Viral Oncology

 An oncolytic virus is a virus that preferentially infects and kills cancer cells. As the infected cancer cells are destroyed by oncolysis, they release new infectious virus particles or virions to help destroy the remaining tumour. Oncolytic viruses are thought not only to cause direct destruction of the tumour cells, but also to stimulate host anti-tumour immune system responses.

The potential of viruses as anti-cancer agents was first realised in the early twentieth century, although coordinated research efforts did not begin until the 1960s. A number of viruses including adenovirus, reovirus, measles, herpes simplex, Newcastle disease virus, and vaccinia have been clinically tested as oncolytic agents. Most current oncolytic viruses are engineered for tumour selectivity, although there are naturally occurring examples such as reovirus and the senecavirus, resulting in clinical trials

 

  • Oncovirus
  • HPV & Other Sexually Transmitted Diseases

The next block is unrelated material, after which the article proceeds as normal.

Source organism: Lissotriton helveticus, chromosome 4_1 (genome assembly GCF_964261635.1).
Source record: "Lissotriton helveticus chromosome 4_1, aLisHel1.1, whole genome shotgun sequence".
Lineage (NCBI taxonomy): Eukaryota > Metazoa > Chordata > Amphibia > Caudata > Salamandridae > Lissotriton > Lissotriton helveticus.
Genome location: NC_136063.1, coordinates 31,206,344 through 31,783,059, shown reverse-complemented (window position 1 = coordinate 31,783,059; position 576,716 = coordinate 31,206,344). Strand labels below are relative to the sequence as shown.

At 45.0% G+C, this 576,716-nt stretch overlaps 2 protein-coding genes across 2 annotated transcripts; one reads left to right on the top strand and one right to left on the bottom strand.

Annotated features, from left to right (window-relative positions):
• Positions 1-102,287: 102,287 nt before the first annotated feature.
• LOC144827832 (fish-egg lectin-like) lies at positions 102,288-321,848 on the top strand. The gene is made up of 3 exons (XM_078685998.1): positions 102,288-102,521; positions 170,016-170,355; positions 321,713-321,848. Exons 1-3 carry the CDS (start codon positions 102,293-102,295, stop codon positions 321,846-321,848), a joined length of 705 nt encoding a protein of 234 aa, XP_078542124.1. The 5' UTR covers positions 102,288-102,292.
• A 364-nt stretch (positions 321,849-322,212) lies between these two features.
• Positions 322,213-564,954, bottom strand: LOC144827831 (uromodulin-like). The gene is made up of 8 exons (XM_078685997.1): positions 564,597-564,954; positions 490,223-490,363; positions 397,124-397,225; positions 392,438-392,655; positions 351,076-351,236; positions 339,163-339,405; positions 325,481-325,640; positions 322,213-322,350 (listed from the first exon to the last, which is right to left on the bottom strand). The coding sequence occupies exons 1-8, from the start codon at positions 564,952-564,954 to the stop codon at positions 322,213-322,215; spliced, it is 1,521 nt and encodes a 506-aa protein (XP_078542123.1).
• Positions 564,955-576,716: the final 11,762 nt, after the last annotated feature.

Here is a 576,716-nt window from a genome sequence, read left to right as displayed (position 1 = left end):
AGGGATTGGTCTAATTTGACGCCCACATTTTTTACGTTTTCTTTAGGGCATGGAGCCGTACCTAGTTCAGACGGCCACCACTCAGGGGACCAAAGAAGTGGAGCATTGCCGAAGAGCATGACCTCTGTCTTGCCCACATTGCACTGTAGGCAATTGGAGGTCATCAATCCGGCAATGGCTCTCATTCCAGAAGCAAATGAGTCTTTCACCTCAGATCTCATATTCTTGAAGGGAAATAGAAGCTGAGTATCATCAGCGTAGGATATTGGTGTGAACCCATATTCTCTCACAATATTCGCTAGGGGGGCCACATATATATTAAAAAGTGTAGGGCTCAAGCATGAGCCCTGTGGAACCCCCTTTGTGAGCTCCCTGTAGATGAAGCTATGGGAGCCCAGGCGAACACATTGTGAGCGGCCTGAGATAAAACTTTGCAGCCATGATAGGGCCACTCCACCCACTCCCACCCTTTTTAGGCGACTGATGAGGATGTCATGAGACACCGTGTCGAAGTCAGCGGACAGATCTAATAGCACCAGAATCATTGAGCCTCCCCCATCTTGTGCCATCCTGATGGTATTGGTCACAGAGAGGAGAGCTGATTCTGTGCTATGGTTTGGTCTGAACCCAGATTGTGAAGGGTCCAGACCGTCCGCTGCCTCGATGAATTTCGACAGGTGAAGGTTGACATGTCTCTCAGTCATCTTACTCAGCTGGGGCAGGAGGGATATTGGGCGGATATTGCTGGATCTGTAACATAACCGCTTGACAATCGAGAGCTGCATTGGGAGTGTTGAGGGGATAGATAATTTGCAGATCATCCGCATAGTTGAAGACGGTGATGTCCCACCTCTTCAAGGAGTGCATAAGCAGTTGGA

• Cancer Immunotherapy

Related Conference of Viral Oncology

February 04-05, 2021

5th Annual Summit on Rare Diseases and Orphan Drugs

Bangkok, Thailand
February 25-26, 2021

4th World Congress on Pathology and Clinical Practice

Vienna, Austria
March 24-25, 2021

3rd Pathology and Infectious Disease Conference

Paris, France
April 08-09, 2021

17th Global Experts Meeting on Pathology and Laboratory Medicine

Port Moresby, New Guinea
April 12-13, 2021

18th Asia Pacific Pathology Congress

Tokyo, Japan
October 19-20, 2021

Global pathologists meet

Manila, Philippines
October 19-20, 2021

World Congress on Pathology and Microbiology

Angeles, Philippines

Viral Oncology Conference Speakers

Recommended Sessions

Related Journals

Are you interested in